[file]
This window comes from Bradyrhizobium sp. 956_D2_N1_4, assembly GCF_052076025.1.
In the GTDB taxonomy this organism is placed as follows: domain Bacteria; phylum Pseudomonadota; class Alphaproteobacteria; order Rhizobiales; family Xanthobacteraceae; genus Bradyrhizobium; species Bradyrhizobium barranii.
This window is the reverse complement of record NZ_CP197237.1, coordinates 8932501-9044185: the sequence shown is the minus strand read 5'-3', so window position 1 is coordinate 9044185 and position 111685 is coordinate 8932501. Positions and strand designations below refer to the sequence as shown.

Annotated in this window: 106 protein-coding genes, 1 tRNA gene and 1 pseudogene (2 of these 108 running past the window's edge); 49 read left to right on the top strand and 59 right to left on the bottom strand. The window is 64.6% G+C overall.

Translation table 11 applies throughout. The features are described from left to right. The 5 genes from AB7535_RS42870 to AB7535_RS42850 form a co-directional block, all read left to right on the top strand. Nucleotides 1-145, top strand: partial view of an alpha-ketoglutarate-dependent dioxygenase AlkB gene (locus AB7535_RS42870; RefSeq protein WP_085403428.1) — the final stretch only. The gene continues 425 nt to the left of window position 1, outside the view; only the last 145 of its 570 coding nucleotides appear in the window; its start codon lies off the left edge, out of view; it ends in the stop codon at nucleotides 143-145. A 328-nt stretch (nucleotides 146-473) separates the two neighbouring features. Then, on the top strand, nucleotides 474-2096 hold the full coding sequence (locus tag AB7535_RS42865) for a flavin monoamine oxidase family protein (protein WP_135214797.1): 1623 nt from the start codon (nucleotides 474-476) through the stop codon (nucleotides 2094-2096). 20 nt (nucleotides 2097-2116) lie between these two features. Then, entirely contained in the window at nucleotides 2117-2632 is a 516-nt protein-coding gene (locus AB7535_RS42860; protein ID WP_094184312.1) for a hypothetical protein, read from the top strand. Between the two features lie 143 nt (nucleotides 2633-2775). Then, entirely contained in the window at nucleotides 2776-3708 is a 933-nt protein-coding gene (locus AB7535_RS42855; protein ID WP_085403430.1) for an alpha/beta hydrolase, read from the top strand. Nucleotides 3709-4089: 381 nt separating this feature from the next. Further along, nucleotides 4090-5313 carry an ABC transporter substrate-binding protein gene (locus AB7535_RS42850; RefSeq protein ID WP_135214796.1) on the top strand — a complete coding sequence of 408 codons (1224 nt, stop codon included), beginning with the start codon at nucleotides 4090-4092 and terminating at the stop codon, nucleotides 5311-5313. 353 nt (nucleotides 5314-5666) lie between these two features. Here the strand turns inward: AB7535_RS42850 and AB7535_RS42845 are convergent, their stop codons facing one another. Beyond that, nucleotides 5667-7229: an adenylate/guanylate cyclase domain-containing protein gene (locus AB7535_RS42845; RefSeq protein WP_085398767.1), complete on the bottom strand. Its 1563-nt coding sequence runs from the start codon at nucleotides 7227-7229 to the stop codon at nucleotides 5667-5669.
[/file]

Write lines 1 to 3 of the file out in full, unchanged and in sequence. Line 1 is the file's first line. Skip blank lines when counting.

This window comes from Bradyrhizobium sp. 956_D2_N1_4, assembly GCF_052076025.1.
In the GTDB taxonomy this organism is placed as follows: domain Bacteria; phylum Pseudomonadota; class Alphaproteobacteria; order Rhizobiales; family Xanthobacteraceae; genus Bradyrhizobium; species Bradyrhizobium barranii.
This window is the reverse complement of record NZ_CP197237.1, coordinates 8932501-9044185: the sequence shown is the minus strand read 5'-3', so window position 1 is coordinate 9044185 and position 111685 is coordinate 8932501. Positions and strand designations below refer to the sequence as shown.